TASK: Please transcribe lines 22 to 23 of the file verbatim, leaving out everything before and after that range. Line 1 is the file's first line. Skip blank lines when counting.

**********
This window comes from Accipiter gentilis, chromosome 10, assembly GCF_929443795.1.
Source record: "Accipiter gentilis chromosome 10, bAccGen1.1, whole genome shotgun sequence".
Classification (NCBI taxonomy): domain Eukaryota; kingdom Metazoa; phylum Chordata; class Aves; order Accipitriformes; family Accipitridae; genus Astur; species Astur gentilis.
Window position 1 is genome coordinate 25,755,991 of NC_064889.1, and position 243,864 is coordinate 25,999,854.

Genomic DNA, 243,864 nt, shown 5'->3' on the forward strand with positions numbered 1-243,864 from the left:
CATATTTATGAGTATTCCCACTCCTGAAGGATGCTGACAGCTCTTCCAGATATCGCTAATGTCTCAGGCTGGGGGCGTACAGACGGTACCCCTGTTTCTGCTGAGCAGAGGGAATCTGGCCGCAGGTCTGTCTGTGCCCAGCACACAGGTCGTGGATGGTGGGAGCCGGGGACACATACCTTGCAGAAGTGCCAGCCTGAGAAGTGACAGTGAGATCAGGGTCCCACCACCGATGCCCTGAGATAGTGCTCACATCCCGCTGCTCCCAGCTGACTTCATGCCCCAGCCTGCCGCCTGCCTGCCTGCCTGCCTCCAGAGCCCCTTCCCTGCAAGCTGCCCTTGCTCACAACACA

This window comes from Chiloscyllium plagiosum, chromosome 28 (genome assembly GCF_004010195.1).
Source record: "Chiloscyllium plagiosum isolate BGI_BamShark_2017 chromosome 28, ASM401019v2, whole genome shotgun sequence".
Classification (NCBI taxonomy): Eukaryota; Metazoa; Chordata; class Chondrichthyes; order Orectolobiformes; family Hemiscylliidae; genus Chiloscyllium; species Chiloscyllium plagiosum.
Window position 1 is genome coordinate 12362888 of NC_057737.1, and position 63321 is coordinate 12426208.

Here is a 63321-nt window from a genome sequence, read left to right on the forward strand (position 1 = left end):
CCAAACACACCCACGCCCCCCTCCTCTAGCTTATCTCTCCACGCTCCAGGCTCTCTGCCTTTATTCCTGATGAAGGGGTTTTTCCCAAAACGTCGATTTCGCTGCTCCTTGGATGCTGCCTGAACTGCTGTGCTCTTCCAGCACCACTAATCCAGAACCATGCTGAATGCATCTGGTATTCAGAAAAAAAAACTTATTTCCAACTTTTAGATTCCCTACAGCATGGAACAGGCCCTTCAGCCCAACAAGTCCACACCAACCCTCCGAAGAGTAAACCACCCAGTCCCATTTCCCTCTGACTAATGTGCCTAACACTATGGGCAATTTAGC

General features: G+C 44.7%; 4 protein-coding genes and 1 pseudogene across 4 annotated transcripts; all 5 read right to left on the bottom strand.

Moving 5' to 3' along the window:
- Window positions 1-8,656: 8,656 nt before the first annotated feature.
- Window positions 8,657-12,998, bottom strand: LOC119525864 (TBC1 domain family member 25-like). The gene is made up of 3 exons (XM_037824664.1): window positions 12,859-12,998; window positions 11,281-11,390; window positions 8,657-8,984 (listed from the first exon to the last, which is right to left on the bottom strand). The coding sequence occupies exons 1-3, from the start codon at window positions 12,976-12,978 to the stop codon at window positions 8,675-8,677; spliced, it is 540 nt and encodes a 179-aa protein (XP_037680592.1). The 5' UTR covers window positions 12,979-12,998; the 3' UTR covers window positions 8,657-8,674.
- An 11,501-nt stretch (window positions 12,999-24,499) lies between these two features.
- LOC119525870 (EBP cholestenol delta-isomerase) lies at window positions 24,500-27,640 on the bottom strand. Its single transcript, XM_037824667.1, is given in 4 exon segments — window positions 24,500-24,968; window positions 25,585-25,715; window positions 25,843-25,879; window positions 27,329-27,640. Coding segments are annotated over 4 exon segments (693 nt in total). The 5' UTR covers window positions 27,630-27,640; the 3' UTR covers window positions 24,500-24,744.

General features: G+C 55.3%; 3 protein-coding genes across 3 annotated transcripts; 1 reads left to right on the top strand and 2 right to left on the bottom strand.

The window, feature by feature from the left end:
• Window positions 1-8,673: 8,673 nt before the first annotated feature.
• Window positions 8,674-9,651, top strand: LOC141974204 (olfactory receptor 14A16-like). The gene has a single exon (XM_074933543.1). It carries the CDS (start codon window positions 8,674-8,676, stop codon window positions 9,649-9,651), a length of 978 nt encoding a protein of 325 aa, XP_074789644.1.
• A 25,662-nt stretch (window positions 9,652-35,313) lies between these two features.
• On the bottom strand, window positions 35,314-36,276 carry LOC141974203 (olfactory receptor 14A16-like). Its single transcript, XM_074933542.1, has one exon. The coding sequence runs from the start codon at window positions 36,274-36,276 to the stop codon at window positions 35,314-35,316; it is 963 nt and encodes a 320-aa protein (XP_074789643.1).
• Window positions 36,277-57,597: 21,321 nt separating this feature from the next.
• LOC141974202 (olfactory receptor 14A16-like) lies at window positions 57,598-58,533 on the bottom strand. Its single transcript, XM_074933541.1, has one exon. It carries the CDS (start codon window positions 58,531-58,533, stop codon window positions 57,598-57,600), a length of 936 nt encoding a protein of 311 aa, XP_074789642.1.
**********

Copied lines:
• Window positions 8,674-9,651, top strand: LOC141974204 (olfactory receptor 14A16-like). The gene has a single exon (XM_074933543.1). It carries the CDS (start codon window positions 8,674-8,676, stop codon window positions 9,649-9,651), a length of 978 nt encoding a protein of 325 aa, XP_074789644.1.
• A 25,662-nt stretch (window positions 9,652-35,313) lies between these two features.